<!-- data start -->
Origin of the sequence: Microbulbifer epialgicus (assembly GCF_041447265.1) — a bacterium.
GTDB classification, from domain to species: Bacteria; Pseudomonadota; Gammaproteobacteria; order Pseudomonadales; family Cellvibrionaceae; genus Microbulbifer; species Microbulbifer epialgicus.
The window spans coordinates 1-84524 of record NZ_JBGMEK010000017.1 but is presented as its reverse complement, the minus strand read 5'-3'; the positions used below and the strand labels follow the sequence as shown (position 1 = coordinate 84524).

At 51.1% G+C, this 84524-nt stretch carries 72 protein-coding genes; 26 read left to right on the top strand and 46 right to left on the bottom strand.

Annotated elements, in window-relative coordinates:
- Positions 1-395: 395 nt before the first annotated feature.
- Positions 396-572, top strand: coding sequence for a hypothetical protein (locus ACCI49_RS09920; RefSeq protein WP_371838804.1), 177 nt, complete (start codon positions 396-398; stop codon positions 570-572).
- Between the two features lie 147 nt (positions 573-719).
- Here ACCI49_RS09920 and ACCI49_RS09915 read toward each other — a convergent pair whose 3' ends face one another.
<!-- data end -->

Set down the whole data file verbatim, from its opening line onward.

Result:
Origin of the sequence: Microbulbifer epialgicus (assembly GCF_041447265.1) — a bacterium.
GTDB classification, from domain to species: Bacteria; Pseudomonadota; Gammaproteobacteria; order Pseudomonadales; family Cellvibrionaceae; genus Microbulbifer; species Microbulbifer epialgicus.
The window spans coordinates 1-84524 of record NZ_JBGMEK010000017.1 but is presented as its reverse complement, the minus strand read 5'-3'; the positions used below and the strand labels follow the sequence as shown (position 1 = coordinate 84524).

At 51.1% G+C, this 84524-nt stretch carries 72 protein-coding genes; 26 read left to right on the top strand and 46 right to left on the bottom strand.

Annotated elements, in window-relative coordinates:
- Positions 1-395: 395 nt before the first annotated feature.
- Positions 396-572, top strand: coding sequence for a hypothetical protein (locus ACCI49_RS09920; RefSeq protein WP_371838804.1), 177 nt, complete (start codon positions 396-398; stop codon positions 570-572).
- Between the two features lie 147 nt (positions 573-719).
- Here ACCI49_RS09920 and ACCI49_RS09915 read toward each other — a convergent pair whose 3' ends face one another.